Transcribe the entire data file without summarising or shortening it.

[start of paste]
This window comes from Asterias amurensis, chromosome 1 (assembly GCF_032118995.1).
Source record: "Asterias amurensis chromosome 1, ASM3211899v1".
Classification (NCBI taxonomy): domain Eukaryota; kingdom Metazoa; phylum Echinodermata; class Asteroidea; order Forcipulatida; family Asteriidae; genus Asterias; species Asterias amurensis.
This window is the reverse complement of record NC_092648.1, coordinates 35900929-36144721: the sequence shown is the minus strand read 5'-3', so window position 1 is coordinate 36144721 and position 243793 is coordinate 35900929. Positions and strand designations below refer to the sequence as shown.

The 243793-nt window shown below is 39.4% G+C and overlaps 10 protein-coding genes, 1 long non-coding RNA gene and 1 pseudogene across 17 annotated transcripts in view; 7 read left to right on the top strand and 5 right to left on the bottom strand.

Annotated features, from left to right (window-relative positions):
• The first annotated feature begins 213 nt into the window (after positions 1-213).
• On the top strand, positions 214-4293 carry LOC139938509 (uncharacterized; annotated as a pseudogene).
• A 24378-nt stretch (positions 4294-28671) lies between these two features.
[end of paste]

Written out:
This window comes from Asterias amurensis, chromosome 1 (assembly GCF_032118995.1).
Source record: "Asterias amurensis chromosome 1, ASM3211899v1".
Classification (NCBI taxonomy): domain Eukaryota; kingdom Metazoa; phylum Echinodermata; class Asteroidea; order Forcipulatida; family Asteriidae; genus Asterias; species Asterias amurensis.
This window is the reverse complement of record NC_092648.1, coordinates 35900929-36144721: the sequence shown is the minus strand read 5'-3', so window position 1 is coordinate 36144721 and position 243793 is coordinate 35900929. Positions and strand designations below refer to the sequence as shown.

The 243793-nt window shown below is 39.4% G+C and overlaps 10 protein-coding genes, 1 long non-coding RNA gene and 1 pseudogene across 17 annotated transcripts in view; 7 read left to right on the top strand and 5 right to left on the bottom strand.

Annotated features, from left to right (window-relative positions):
• The first annotated feature begins 213 nt into the window (after positions 1-213).
• On the top strand, positions 214-4293 carry LOC139938509 (uncharacterized; annotated as a pseudogene).
• A 24378-nt stretch (positions 4294-28671) lies between these two features.